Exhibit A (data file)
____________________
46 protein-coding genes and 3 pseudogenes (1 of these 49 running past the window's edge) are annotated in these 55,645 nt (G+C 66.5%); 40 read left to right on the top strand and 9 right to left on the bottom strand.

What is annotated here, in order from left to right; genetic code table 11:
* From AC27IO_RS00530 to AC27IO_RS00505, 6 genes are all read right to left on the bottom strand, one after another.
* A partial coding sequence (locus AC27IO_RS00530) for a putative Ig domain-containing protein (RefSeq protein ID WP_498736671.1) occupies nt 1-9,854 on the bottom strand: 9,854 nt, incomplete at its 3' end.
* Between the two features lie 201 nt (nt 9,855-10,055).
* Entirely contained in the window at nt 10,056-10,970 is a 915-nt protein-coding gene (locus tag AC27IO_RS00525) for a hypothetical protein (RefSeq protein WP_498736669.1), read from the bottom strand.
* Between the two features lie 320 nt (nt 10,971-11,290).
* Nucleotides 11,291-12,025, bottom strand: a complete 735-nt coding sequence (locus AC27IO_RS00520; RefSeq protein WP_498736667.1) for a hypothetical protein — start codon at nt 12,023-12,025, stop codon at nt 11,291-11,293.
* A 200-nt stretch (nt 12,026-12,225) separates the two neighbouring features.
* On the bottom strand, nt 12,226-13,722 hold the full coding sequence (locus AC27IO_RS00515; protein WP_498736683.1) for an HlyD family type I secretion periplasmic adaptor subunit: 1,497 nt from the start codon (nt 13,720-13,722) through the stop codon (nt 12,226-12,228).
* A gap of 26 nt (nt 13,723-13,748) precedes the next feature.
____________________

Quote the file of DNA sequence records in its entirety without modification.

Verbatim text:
46 protein-coding genes and 3 pseudogenes (1 of these 49 running past the window's edge) are annotated in these 55,645 nt (G+C 66.5%); 40 read left to right on the top strand and 9 right to left on the bottom strand.

What is annotated here, in order from left to right; genetic code table 11:
* From AC27IO_RS00530 to AC27IO_RS00505, 6 genes are all read right to left on the bottom strand, one after another.
* A partial coding sequence (locus AC27IO_RS00530) for a putative Ig domain-containing protein (RefSeq protein ID WP_498736671.1) occupies nt 1-9,854 on the bottom strand: 9,854 nt, incomplete at its 3' end.
* Between the two features lie 201 nt (nt 9,855-10,055).
* Entirely contained in the window at nt 10,056-10,970 is a 915-nt protein-coding gene (locus tag AC27IO_RS00525) for a hypothetical protein (RefSeq protein WP_498736669.1), read from the bottom strand.
* Between the two features lie 320 nt (nt 10,971-11,290).
* Nucleotides 11,291-12,025, bottom strand: a complete 735-nt coding sequence (locus AC27IO_RS00520; RefSeq protein WP_498736667.1) for a hypothetical protein — start codon at nt 12,023-12,025, stop codon at nt 11,291-11,293.
* A 200-nt stretch (nt 12,026-12,225) separates the two neighbouring features.
* On the bottom strand, nt 12,226-13,722 hold the full coding sequence (locus AC27IO_RS00515; protein WP_498736683.1) for an HlyD family type I secretion periplasmic adaptor subunit: 1,497 nt from the start codon (nt 13,720-13,722) through the stop codon (nt 12,226-12,228).
* A gap of 26 nt (nt 13,723-13,748) precedes the next feature.